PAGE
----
In more developed countries, if we get sick, we tend to go see a doctor right away. We see it as a right and the natural course of things that we get medical advice and the needed medicines. When someone dies, it’s extremely rare that we don’t know the reason. In the villages of Burkina, people are much more accepting of illness and death as the norm. Some of this is due to lack of money for medicines and transportation to the doctor, but some is due to lack of knowledge, an attitude of fatalism, or an inferiority complex coming from the generational poverty. In their view, important people and those with money can go to the hospital and buy medicines, but it seems almost impossible for them to have that same privilege. They just don’t see coming into town to see the doctor as an option sometimes; therefore, they wait so long to seek help that it is often too late. The person ends up dying in the hospital, fostering the idea that one goes to the hospital to die, and therefore discouraging people from wanting to seek out the hospital. It’s a cycle that needs to be broken.

We recently had two cases of this. One woman had been sick for several days, having already been told by her local nurses’ station that she needed to go have her appendix taken out. She put it off until it had burst, but fortunately she got to the hospital in Dano in time and lived. However, another woman had been sick off and on and this time they waited too long to bring her in. The hospital didn’t even want to admit her at first, perhaps to save the family’s meager money or maybe trying to stop the misconception that the hospital is only a place to come to die. In the end, she was at least able to die comfortably and with dignity in a hospital bed.

The maternity ward at the hospital.

It is very easy to get frustrated and to question why they don’t seem to care or want to change their situation, but we have to understand that many of these attitudes are deep-seated, prevalent in many cultures across Africa, and have far-reaching implications in society as a whole. It’s also important to remember that we should not stereotype and assume everyone is the same in another culture. Despite patterns, each person and situation is unique.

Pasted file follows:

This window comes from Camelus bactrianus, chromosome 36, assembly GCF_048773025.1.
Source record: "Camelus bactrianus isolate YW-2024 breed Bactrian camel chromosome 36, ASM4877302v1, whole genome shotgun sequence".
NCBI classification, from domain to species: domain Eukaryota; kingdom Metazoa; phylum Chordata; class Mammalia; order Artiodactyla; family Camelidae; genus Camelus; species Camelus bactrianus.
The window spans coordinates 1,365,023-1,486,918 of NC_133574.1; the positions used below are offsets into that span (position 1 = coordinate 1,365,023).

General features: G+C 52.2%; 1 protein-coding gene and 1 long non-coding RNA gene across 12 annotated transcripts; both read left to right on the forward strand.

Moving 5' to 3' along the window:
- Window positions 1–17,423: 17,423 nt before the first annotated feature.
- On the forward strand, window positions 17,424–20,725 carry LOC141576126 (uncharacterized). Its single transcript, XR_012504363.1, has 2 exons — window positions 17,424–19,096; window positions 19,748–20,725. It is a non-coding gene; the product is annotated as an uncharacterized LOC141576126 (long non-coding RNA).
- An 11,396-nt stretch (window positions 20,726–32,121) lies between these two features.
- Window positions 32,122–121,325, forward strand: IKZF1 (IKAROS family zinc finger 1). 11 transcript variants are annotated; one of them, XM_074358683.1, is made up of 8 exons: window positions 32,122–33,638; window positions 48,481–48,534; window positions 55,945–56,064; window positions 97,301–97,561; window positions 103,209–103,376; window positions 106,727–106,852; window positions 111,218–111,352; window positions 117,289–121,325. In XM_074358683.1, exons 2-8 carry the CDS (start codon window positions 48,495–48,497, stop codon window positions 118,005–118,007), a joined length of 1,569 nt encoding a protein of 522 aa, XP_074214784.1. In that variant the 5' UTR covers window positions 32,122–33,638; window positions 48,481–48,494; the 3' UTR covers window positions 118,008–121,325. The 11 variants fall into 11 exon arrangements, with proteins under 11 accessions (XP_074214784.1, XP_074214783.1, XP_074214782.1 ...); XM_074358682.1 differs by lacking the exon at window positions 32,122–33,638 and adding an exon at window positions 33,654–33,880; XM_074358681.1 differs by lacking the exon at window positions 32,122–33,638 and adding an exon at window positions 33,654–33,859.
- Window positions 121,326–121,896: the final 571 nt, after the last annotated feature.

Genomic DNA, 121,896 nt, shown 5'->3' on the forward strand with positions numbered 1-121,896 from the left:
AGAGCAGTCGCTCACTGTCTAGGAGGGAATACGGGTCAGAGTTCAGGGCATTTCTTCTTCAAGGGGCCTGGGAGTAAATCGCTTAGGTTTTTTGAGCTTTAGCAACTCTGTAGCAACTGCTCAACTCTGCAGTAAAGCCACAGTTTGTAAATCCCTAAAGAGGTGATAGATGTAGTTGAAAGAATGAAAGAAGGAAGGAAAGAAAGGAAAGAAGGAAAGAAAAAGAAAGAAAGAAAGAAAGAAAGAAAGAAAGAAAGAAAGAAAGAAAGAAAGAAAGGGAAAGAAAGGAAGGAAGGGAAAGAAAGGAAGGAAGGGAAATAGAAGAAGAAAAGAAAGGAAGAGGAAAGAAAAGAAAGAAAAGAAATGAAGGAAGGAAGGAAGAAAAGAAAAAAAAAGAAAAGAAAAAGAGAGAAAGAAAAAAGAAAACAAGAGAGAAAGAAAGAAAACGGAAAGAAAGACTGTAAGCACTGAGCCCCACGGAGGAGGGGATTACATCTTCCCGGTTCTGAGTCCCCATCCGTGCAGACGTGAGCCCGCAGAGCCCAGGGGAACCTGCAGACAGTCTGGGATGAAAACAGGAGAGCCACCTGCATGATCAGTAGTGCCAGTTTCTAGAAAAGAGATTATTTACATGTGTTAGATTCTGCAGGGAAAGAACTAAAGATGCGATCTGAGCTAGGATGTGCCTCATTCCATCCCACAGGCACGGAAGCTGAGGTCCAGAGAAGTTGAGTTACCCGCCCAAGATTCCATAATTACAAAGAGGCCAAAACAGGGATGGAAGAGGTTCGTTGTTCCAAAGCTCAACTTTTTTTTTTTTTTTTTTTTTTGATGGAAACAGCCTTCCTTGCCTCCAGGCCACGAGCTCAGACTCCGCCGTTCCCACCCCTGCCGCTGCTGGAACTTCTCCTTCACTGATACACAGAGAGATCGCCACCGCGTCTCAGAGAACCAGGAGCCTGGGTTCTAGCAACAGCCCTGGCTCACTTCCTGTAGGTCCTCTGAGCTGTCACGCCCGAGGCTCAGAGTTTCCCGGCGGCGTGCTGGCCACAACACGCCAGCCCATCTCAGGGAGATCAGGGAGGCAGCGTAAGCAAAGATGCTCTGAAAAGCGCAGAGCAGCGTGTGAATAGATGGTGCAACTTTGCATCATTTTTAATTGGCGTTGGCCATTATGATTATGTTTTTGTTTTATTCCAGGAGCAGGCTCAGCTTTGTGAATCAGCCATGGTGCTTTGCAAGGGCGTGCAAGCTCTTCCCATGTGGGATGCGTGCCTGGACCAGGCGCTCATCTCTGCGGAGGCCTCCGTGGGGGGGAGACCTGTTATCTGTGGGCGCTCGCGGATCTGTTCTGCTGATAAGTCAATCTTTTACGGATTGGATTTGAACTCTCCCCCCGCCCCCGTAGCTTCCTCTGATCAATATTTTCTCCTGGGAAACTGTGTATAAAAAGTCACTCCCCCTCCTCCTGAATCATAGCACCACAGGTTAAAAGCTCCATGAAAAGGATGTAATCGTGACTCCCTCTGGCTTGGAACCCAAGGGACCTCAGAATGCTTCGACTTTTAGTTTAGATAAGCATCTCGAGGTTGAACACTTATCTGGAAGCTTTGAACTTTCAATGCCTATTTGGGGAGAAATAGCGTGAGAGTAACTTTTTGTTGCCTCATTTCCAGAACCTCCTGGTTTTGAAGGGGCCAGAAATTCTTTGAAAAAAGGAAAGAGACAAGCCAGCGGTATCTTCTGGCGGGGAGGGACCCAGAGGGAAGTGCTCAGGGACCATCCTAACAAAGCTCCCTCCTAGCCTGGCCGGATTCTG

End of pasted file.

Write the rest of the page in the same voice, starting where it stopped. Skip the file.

There is a good article that succinctly explains the general mindset of traditional African culture, written by an atheist who believes that Africa needs God, not just aid work. He states, “Every man has his place and, call it fear or respect, a great weight grinds down the individual spirit, stunting curiosity. People won’t take initiative, won’t take things into their own hands or on their own shoulders.” He goes on to say that a personal relationship with God liberates people from these attitudes.

Kids at a medical clinic enjoying a presentation on good hygiene.

Doctors and translators work together to see over a hundred kids. There are four different areas in this school room for examining the kids.

Waiting to see a doctor.

A kid's eye view of a vision test.

Although the medical system needs a lot of changes and is a work in progress, there are things that can be done now. One thing being done is that our team has partnered with local and foreign doctors and nurses to offer clinics for school children. They are given a basic physical in which they are tested for malaria, among other things. Usually, almost all the children have malaria, many have ears so stopped up that they would have eventually gone deaf if they hadn’t been cleaned out, and some major health problems are found.

At these clinics, the kids are also able to see funny skits which teach them about the value of hygiene and mosquito nets. Although they can be a little scared of the costumes at first because they’ve never seen anything like that, the kids have a lot of fun laughing, participating in the singing, and answering questions about what they just learned.

Entertaining the kids with a song about hygiene. "Say yes, yes, yes to hygiene!" The kids are afraid of the "lion" at first, but soon join in on the fun.

Two "kids" who teach about hygiene. The one with the white patch (representing a fungus some kids can get) doesn't take care of himself and has all kinds of troubles.

Many adults are there as well, hoping to get to see a doctor for free, but this program is just for the kids. The need overflows the ability of a few to provide medical care. Again, so many people wanting medical care for free just emphasizes the poverty of this area in that antibiotics are available for a dollar and yet people feel they can’t afford it. It also highlights attitudes that need to be changed about valuing the health of all people and believing that they are worthy of loving care as much as the “important” people of this world.